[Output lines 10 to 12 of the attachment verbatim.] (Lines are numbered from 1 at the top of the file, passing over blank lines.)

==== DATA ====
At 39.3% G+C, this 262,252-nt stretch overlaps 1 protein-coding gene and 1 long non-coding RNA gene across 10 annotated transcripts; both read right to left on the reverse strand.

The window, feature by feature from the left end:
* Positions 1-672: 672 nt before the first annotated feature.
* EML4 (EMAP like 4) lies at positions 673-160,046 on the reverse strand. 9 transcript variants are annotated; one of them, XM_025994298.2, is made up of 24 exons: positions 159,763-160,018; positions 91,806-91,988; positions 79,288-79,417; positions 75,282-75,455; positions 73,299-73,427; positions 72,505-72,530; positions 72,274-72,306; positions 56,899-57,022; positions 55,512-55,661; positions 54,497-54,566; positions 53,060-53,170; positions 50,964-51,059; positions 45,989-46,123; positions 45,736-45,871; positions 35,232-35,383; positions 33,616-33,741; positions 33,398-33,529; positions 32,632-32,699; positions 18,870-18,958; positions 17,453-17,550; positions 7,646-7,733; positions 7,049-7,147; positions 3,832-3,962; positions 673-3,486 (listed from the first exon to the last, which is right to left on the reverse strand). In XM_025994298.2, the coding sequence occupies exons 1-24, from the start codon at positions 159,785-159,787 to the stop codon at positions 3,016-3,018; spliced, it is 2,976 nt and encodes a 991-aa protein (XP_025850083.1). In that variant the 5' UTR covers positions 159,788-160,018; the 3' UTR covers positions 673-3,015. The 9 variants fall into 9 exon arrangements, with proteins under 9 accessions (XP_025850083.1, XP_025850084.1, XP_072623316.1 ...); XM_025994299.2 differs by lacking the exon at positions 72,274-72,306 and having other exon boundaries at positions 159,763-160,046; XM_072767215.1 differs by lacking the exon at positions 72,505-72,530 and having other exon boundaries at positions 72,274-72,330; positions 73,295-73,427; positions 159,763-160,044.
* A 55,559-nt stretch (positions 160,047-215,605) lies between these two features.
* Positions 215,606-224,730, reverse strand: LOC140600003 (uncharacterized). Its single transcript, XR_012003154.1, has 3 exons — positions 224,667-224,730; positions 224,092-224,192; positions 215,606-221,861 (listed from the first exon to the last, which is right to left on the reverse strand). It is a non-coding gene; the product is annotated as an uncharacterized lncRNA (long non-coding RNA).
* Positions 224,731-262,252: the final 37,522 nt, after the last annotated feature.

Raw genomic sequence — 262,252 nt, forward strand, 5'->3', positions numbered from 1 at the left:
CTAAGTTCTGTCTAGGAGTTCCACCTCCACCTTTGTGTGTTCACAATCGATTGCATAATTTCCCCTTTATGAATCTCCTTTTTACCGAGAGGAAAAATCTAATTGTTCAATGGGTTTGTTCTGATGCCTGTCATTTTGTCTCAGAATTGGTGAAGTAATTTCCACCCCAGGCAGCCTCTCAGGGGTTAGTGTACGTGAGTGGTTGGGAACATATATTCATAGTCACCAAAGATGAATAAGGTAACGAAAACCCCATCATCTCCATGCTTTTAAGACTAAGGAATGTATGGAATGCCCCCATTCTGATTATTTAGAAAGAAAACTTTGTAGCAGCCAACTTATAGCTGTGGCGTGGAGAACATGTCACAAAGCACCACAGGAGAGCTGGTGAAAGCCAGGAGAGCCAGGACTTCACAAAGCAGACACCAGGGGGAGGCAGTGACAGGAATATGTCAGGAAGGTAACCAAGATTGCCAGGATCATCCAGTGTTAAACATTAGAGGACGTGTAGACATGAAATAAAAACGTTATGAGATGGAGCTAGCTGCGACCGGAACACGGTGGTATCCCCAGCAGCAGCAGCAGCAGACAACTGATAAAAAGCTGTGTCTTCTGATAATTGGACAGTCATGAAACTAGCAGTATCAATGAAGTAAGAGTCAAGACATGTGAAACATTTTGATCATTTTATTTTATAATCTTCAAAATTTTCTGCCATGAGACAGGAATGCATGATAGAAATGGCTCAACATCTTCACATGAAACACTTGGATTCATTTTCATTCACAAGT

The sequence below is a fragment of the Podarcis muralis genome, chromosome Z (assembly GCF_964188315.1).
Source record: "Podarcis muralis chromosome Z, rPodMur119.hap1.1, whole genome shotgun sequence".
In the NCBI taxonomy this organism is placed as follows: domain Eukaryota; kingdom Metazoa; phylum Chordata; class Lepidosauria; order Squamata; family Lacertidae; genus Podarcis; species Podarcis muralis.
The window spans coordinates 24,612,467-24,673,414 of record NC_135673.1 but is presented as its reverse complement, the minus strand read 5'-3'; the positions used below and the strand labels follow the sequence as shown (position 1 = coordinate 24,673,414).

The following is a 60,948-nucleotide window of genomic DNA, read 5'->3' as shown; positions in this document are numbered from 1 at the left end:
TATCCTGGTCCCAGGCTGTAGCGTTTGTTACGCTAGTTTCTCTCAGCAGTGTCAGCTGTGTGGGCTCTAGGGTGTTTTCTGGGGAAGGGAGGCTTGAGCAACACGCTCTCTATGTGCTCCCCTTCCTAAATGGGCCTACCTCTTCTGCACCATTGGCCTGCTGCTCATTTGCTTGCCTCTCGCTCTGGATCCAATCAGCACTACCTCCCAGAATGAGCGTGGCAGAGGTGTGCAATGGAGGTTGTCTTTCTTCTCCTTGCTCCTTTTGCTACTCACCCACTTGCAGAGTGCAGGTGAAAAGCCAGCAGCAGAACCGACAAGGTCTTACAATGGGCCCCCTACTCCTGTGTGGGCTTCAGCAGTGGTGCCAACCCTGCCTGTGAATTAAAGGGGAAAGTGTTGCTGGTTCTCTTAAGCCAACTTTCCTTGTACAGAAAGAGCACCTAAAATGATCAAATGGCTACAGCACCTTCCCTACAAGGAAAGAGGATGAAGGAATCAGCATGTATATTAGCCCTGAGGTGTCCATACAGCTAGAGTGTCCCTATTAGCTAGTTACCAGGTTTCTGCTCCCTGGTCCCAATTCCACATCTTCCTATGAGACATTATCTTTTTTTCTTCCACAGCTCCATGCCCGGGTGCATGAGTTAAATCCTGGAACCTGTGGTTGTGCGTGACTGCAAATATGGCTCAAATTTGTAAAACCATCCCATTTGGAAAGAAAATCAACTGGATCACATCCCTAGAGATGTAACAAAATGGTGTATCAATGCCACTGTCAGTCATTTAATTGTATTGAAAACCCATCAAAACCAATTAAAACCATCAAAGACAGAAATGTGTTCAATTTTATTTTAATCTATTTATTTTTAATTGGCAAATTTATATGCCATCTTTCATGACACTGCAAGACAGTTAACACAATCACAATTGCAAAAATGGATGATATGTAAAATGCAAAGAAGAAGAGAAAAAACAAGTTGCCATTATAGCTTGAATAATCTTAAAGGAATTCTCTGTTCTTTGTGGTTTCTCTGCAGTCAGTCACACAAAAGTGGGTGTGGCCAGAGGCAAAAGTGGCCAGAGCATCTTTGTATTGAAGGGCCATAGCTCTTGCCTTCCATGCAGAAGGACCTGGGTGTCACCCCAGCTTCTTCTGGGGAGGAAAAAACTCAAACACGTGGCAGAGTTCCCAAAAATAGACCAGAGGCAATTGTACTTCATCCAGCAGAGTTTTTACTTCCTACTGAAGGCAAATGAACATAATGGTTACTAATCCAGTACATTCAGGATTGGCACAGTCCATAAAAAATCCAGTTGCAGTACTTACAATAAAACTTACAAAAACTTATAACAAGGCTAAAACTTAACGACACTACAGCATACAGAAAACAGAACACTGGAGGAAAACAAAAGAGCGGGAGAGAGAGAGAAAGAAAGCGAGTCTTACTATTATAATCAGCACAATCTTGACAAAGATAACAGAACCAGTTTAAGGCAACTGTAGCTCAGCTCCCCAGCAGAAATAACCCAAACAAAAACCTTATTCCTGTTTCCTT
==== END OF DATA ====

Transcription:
The sequence below is a fragment of the Podarcis muralis genome, chromosome Z (assembly GCF_964188315.1).
Source record: "Podarcis muralis chromosome Z, rPodMur119.hap1.1, whole genome shotgun sequence".
In the NCBI taxonomy this organism is placed as follows: domain Eukaryota; kingdom Metazoa; phylum Chordata; class Lepidosauria; order Squamata; family Lacertidae; genus Podarcis; species Podarcis muralis.